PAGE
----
But to what extent is that a truth these veterans of the intelligence wars are telling us through fiction, and to what extent is it just a trope-one of the narrative imperatives of thriller-writing? Certainly these books paint a conspicuously jaundiced picture of the defense and intelligence establishments. The only thing our spy agencies aren’t incompetent at is corruption, they seem to suggest.
But that is a standard feature of spy thrillers, from Robert Ludlum’s Bourne series to the latest ”Mission Impossible” installment. Part of what is extraordinary about these books is that they’re not extraordinary: Just as genre writers like John le Carré and Tom Clancy presumably scrutinize the nonfiction accounts of real spymasters in order to tell their tales, it appears that when those spymasters turn their attention to fiction, they look to le Carré and Clancy.
Each of these War on Terror novels features a tortured, introspective protagonist in the le Carré mold-unlucky in love, deceitful by trade-racing against a ticking clock to piece together fragmentary intelligence and prevent an attack. The chapters are short, the dialogue utilitarian, and, in a characteristic genre writing tick, minor figures are often distinguished primarily by their apparel. (Baer is especially guilty of this: From a ”Brooks Brothers pin striper” to a pair of ”faux-Armanis,” the clothes in ”Blow the House Down” appear to make the man.)
As it happens, sticking to this formula pays off: All three books provide a gripping, commuter-friendly read, borne along by realistic detail. Baer’s book, for instance, opens with an engaging spy’s-eye-view of what it’s like to be tailed by a sophisticated surveillance team. (Baer’s tip: Keep an eye on their shoes. They may change clothing as they pursue you, to throw you off the scent, but they rarely change their shoes. Who knew?) But while such tradecraft details make for engaging reading, they aren’t that different from what a reader would encounter in Ludlum or Clancy.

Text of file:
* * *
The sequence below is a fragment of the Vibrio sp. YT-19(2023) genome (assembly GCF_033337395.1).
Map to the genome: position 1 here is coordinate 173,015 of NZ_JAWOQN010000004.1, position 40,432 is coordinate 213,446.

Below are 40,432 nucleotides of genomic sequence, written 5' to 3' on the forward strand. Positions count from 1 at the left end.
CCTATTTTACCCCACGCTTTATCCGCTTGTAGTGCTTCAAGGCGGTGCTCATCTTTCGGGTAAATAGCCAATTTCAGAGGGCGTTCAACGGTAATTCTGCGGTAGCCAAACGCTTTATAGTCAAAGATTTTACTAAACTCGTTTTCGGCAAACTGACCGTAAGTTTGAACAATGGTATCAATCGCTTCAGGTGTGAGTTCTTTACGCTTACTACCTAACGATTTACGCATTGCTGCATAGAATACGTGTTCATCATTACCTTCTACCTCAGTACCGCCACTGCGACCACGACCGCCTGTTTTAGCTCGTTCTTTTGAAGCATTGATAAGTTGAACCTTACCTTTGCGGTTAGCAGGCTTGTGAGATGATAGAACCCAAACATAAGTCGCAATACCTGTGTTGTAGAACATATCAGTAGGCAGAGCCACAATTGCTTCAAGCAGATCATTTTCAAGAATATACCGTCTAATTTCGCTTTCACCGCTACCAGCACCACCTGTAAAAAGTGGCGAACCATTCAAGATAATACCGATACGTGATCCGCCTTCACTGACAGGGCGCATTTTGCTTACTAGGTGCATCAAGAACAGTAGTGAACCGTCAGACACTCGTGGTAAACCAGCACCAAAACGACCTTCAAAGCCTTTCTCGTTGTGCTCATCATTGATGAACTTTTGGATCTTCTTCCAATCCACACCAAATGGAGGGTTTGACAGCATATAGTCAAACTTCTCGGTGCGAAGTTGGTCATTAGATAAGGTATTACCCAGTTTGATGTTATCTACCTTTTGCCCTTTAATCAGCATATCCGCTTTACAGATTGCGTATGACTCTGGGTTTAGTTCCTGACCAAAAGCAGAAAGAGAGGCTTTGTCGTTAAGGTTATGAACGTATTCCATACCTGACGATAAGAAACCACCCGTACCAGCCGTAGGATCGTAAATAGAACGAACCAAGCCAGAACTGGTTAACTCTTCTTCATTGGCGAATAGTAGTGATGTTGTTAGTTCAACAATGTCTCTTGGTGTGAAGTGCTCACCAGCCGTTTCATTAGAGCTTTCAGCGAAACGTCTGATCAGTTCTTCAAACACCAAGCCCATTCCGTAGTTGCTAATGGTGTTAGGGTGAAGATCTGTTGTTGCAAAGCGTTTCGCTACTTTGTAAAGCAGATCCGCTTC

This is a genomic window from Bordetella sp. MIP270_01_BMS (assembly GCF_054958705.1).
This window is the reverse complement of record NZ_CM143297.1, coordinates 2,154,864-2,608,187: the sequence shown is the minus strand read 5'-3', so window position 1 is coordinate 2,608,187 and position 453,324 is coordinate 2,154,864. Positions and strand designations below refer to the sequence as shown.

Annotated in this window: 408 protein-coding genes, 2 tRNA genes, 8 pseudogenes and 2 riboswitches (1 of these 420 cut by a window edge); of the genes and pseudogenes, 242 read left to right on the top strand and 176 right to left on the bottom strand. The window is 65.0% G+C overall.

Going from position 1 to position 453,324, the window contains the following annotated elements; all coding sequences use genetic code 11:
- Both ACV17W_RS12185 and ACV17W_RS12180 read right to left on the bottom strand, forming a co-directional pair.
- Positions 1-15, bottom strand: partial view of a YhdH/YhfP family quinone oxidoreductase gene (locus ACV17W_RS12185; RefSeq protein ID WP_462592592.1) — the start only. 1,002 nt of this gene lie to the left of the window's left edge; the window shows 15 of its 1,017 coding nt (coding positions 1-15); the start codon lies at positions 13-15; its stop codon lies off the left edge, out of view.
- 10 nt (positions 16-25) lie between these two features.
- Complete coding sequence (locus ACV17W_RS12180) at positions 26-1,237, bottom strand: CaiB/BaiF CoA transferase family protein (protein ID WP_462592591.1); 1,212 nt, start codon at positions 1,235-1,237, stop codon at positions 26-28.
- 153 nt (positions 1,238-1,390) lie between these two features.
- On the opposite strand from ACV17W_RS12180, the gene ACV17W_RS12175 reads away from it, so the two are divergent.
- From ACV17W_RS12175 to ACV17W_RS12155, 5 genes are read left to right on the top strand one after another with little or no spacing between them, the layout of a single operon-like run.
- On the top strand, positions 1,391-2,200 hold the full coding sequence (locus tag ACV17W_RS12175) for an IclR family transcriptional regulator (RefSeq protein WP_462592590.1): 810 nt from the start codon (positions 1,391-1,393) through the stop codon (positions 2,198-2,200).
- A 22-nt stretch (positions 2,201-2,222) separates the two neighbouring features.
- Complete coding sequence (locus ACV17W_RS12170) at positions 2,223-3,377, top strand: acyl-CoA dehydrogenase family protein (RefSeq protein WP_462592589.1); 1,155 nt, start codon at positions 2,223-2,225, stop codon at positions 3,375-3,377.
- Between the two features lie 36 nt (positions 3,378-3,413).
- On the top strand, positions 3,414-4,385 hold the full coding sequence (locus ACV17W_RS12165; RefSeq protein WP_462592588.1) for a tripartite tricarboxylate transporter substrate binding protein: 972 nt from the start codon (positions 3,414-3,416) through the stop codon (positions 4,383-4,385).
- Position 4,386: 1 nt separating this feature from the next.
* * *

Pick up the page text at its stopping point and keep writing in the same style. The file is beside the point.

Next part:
Despite the best efforts of publicists to stress the bona fides of their authors-Baer’s book will include a Q&A with journalist Seymour Hersh to burnish his insider status-it’s not as if these books contain classified information. And while the fact that the writers draw their details not from research but from personal experience is undeniably cool, it doesn’t really tell us anything.
What the books do tell us, and what fiction is distinctly able to convey in a more effective manner than nonfiction, is the variety of wild and disturbing threats we might face in the coming years. The 9/11 Commission concluded that the attacks of Sept. 11 reflected a failure of imagination in Washington, and the fact that former intelligence insiders are devoting themselves to works of imagination-to dreaming up new worst-case scenarios-could elevate these books beyond the constraints of the genre.
”The Scorpion’s Gate” is set in 2010, in a world in which the House of Saud has fallen and been replaced by an Islamic state composed of former al Qaeda leaders. Clarke and Baer both focus on the corrupting influence of oil in the Gulf region, and the behind-the-scenes machinations of Iran. Baer depicts big-money intelligence-industrial complex figures profiting from the war on terror-and from terrorism itself. Rimington describes ”the ultimate intelligence nightmare”-a terrorist who is an ethnic native of the target country, what spies call ”an invisible.”
Jihadist terrorists are above all creative, and novel-writing provides former officials with an opportunity for the kind of think-outside-the-box war gaming that, were it presented as nonfiction, might draw charges of alarmism. From the pen of a professional novelist these sorts of fevered speculations might be easy to dismiss; from Baer, Clarke, and Rimington, they are disturbingly plausible.